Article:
It should be noticed that although the developed models are nonlinear, i.e., the relationships between the grain maize yields and the climate factors are nonlinear, the increased or decreased rate can be obtained. For the forecasted grain maize yields, approximately 0.356 t/ha will be decreased when the water deficit (07) value adds by 10, and around 0.137 t/ha will be dropped when the Temp. Max (05) rises by 0.2 °C, with a growing proportion of −1.002% and −0.389%, respectively. In contrast, when the water deficit (05) value grows by 10 and the Temp. Min (07) by 0.2 °C, the maize yields of the silage will add about 0.510 t/ha and 0.181 t/ha, respectively, and the growth rates are 1.467% and 0.511%, respectively. Regardless of the new grain maize yields predicted by the ELM2 model, every 10 mm increase of water deficit (05) and water deficit (07) will cause a roughly 2.995% (0.194 t/ha) and −0.962% (−0.059 t/ha) increment, respectively. On the other hand, when the Temp. Max (05) and Temp. Min (07) go up by 0.2 °C, the yields increase rate of grain maize will be around 0.527% (0.034 t/ha) and 0.277% (0.018 t/ha). Obviously, water deficit (05) has a greater influence on grain maize yields than silage maize yields, but the Temp. Min (07) is more influential for silage than grain maize yields. In the case of Temp. Max (05) increase 2 °C, silage yield will decrease 1.367 t/ha and is about 3.826% loss, while grain yield will increase 0.337 t/ha and is about 5.394% increase. This means our results on maize yield considering climate change by ELMs is not so pessimistic compared to other models (combined empirical models of maize production with future warming scenarios) that maize yields are foreseen to decline by 20–40% and 40–60% with a temperature increase of 2 and 4 °C, respectively [4]. Furthermore, Crane-Droesch found that negative impacts of climate change on corn yield by semiparametric neural networks (one of ML methods), but less severe than impacts projected using classical statistical methods, especially in warmest regions [22]. Fan et al. found −0.58% to −0.75% maize yield by precipitation [26]. However, Su et al. estimated that under future climate conditions, the performance of conservation agriculture is expected to mostly increase for maize over its tropical areas [44]. In sub-Saharan Africa, technology could steadily increase maize yields by about 1% (13 kg/ha) per year while increasing temperatures decreased yields by 0.8% (10 kg/ha) per °C. That means although we should expect increases in future crop yields due to improving technology, the potential yields could be progressively reduced due to warmer and drier climates [23].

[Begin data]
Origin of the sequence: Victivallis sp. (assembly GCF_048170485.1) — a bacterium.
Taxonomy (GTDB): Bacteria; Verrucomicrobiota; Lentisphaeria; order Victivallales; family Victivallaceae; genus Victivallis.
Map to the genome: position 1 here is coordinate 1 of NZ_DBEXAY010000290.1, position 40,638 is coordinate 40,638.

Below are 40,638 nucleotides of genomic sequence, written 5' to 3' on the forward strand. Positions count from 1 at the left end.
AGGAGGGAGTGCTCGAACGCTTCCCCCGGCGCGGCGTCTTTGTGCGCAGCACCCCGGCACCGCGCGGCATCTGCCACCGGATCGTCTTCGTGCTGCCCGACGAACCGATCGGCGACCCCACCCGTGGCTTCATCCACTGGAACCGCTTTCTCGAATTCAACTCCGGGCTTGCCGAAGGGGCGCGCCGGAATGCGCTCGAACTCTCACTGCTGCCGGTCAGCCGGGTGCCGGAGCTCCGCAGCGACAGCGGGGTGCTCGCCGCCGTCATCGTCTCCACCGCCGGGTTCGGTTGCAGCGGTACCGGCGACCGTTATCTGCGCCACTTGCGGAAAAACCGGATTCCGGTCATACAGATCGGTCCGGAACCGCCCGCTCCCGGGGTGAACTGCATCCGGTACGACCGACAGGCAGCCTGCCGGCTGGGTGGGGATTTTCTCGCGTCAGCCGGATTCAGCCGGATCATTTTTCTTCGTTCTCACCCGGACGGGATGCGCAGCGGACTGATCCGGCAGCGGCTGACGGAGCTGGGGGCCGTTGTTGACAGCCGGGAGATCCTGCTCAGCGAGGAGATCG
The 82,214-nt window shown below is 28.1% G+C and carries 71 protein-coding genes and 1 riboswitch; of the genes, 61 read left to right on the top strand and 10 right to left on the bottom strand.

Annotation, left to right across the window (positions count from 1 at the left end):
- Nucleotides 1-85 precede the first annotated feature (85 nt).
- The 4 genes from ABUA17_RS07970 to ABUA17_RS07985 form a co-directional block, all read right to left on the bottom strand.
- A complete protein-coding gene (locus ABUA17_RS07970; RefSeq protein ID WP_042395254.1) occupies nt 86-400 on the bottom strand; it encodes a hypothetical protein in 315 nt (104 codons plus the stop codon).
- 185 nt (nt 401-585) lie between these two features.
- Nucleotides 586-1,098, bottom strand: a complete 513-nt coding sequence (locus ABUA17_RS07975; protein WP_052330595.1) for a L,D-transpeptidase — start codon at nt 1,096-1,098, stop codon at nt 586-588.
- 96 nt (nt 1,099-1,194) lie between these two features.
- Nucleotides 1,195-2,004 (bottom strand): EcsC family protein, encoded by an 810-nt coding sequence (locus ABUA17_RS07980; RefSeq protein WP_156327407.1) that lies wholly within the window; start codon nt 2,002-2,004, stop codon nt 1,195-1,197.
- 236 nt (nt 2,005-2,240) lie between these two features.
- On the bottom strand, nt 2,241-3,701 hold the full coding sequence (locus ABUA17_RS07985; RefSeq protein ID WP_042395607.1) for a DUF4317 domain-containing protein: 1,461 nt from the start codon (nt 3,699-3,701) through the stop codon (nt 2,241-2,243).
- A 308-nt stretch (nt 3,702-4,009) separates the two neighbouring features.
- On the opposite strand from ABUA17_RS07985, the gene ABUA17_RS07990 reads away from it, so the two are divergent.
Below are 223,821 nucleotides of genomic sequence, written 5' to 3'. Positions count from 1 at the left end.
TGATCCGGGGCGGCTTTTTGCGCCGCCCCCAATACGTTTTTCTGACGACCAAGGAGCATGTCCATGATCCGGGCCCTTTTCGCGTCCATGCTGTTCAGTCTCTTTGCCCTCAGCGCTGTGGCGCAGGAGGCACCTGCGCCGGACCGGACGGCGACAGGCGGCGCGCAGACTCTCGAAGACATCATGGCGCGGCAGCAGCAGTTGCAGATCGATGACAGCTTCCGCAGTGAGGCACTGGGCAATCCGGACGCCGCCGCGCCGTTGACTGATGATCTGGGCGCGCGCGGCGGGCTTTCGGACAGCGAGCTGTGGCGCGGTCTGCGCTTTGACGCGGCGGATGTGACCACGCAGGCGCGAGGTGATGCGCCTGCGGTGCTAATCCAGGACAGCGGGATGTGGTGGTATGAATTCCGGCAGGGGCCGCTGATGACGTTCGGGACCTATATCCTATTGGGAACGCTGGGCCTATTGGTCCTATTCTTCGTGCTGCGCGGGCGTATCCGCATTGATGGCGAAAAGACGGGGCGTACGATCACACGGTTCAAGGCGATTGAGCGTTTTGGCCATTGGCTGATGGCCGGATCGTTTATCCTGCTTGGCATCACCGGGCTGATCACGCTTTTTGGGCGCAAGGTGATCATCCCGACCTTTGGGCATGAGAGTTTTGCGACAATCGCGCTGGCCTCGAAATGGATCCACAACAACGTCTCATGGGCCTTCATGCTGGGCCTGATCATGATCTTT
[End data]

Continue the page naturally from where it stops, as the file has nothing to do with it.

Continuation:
4. Conclusions

The current work collected the climate data of nine regions in Czechia between 2002 and 2018, and the influences of climate indexes on the silage and grain maize yields in Czechia were analyzed. Results show that the most significant two climate parameters are sunshine in June and water deficit in July for the silage maize yield, while those are the Temp. Min of September and the water deficit in May for grain maize yield in Czechia. There ELM models were obtained to predict the silage (ELM1) and grain (ELM2 and ELM3) maize yields in Czechia. The R2 values of the models for the total datasets are 0.641, 0.741, and 0.716, while the AARD values are 6.565%, 32.148%, and 15.139%, respectively, presenting their robustness and accuracy. The application domain was also defined to detect the reliability of the predictions. The majority of predictions are situated in the AD of models showing the reliability of these models. Based on our ELM models, silage yield will decrease by 1.367 t/ha (3.8% loss), and grain yield will increase by 0.337 t/ha (5.4% increase) when the max temperature in May increases by 2 °C. In conclusion, the proposed models show a potential application for predicting maize yield.

Supplementary Materials

The following are available online at, calculation of water deficit; Table S1: The predicted and observed yields of silage maize in different regions of Czechia in 2002–2018, Table S2 The predicted and observed yields of grain maize in different regions of Czechia in 2002–2018, Table S3 The predicted and observed yields of grain maize in different regions of Czechia in 2002–2018, Table S4 The newly predictive yields of silage maize in different regions of Czechia by ELM1 model, Table S5 The newly predictive yeilds of grain maize in different regions of Czechia by ELM2 model.

Author Contributions

Conceptualization, Y.G.; methodology, M.M., K.M. (Karel Malec) and K.M. (Kamil Maitah); software, Y.G.; validation, Z.G. and L.S.; formal analysis, Y.G. and K.M. (Karel Malec); investigation, L.P., K.M. (Kamil Maitah), V.B. and J.M.; resources, M.M. and K.M. (Kamil Maitah); data curation, K.M. (Karel Malec), Z.G., V.B. and K.M. (Kamil Maitah); writing—original draft Y.G., M.M. and K.M. (Karel Malec), writing—review and editing, Y.G., M.M. and K.M. (Karel Malec); supervision, M.M.; project administration, M.M. and K.M. (Karel Malec); funding acquisition, M.M. All authors have read and agreed to the published version of the manuscript.